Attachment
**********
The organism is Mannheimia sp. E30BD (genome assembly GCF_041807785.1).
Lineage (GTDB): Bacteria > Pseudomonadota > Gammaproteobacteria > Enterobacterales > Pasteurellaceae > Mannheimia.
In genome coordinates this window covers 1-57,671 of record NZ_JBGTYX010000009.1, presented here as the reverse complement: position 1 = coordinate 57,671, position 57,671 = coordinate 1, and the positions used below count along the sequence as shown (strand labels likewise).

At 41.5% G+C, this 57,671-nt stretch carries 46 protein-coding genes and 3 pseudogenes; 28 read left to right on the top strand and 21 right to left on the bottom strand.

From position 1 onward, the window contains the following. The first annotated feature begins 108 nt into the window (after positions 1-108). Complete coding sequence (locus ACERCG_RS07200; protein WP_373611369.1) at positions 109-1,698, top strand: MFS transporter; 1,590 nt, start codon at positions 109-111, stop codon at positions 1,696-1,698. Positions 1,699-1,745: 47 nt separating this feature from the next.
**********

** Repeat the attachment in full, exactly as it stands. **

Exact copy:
The organism is Mannheimia sp. E30BD (genome assembly GCF_041807785.1).
Lineage (GTDB): Bacteria > Pseudomonadota > Gammaproteobacteria > Enterobacterales > Pasteurellaceae > Mannheimia.
In genome coordinates this window covers 1-57,671 of record NZ_JBGTYX010000009.1, presented here as the reverse complement: position 1 = coordinate 57,671, position 57,671 = coordinate 1, and the positions used below count along the sequence as shown (strand labels likewise).

At 41.5% G+C, this 57,671-nt stretch carries 46 protein-coding genes and 3 pseudogenes; 28 read left to right on the top strand and 21 right to left on the bottom strand.

From position 1 onward, the window contains the following. The first annotated feature begins 108 nt into the window (after positions 1-108). Complete coding sequence (locus ACERCG_RS07200; protein WP_373611369.1) at positions 109-1,698, top strand: MFS transporter; 1,590 nt, start codon at positions 109-111, stop codon at positions 1,696-1,698. Positions 1,699-1,745: 47 nt separating this feature from the next.